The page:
(Oct. 2) – Reps. Leroy Garcia (D-Pueblo) and Joe Salazar (D-Thornton) joined students and other state elected officials from western states who traveled to Washington this week to meet with members of Congress and Administration officials to deliver a message from Latinos across the Southwest: Save the Colorado River.

Students from Nuestro Río, a network of 21,000 Latinos in the Southwest dedicated to wise use of the Colorado River, joined forces with western local elected officials from the newly formed Regional Water Caucus of the Congressional Hispanic Caucus Institute to advocate for improved urban water conservation and agricultural efficiency in the Colorado Basin, which includes parts of Colorado, Wyoming, Utah, New Mexico, Nevada, Arizona and California, as well as Baja California Norte and Sonora.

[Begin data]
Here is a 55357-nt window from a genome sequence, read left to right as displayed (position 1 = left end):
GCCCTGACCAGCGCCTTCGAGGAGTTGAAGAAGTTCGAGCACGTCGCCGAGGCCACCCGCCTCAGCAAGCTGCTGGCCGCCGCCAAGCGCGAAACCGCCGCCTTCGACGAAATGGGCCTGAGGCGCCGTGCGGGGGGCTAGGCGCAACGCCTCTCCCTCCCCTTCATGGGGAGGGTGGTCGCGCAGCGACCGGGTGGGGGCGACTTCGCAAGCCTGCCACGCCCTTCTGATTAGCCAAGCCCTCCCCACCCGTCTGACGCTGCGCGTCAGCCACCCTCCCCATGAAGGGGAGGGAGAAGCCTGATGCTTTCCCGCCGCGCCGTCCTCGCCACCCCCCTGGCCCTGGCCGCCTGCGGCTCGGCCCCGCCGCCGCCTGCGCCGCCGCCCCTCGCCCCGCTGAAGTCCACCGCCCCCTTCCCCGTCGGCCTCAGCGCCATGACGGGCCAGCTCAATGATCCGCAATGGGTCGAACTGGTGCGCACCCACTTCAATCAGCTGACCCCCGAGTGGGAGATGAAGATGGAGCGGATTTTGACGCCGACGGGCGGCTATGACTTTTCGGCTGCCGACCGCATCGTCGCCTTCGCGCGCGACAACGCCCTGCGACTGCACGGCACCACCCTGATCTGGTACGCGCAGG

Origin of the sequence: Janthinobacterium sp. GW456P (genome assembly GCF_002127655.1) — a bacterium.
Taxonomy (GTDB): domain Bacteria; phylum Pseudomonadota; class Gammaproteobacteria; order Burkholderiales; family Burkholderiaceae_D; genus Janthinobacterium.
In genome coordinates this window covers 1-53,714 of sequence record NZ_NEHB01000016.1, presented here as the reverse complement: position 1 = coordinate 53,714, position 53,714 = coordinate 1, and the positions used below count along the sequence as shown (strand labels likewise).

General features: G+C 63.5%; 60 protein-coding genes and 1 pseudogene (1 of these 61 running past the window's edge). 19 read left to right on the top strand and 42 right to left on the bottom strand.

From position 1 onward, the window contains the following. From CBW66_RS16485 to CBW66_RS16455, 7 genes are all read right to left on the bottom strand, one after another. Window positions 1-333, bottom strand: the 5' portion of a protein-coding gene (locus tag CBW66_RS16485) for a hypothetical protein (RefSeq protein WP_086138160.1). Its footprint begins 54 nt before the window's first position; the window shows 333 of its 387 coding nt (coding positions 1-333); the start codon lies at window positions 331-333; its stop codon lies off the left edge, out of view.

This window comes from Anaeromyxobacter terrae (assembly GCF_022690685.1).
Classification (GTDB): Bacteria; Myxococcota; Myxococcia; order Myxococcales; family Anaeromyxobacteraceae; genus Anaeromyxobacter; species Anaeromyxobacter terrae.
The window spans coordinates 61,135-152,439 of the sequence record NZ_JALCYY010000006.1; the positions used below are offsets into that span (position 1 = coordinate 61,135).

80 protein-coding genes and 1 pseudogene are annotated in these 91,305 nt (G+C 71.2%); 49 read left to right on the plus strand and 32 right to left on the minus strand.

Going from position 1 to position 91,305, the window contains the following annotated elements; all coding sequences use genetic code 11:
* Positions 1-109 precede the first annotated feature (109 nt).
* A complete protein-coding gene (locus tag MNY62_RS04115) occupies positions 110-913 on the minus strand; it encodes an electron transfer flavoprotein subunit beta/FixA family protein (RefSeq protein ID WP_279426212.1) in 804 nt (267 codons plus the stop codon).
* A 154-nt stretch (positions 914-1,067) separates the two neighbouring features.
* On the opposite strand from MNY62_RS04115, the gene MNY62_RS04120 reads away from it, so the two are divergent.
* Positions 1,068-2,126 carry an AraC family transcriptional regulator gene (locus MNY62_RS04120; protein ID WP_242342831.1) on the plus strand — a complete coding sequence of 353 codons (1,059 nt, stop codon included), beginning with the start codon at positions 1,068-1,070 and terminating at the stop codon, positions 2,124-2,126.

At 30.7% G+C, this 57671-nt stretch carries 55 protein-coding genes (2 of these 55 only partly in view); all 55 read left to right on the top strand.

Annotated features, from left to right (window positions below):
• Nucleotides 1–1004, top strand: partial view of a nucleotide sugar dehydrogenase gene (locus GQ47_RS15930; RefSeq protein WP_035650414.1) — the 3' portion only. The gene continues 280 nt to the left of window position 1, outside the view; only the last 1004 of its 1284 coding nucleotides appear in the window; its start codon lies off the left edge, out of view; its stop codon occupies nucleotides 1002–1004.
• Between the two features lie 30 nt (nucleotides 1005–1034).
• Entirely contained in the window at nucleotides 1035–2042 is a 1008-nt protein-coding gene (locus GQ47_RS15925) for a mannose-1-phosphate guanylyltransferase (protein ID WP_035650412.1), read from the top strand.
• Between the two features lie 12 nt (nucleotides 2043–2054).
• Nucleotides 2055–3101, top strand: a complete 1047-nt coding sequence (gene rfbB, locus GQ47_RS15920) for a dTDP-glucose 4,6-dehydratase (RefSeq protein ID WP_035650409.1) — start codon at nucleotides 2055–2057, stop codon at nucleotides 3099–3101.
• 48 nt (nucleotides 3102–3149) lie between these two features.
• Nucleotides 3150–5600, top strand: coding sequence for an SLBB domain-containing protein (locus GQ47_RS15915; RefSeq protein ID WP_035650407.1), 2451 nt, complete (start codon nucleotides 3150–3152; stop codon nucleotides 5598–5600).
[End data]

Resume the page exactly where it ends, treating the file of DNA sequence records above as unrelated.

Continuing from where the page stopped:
The combined delegation met with Interior Secretary Sally Jewell, and Reps. Garcia and Salazar met with both of Colorado’s U.S. senators and six of its seven U.S. representatives.

“We’re trying to spread the word that the Colorado River is in trouble,” Rep. Garcia said. “If we don’t conserve, we’re courting disaster.”

The Colorado River provides water to 35 million people and grows 15 percent of the nation’s crops. But demand for the river’s water already exceeds supply, and development is expected to increase this pressure while climate change reduces the amount of water in the basin by up to 30 percent by 2050.

“This goes beyond environmental concerns – it becomes a cultural issue,” Rep. Salazar said. “Our Hispanic heritage and the Colorado River are deeply intertwined.”

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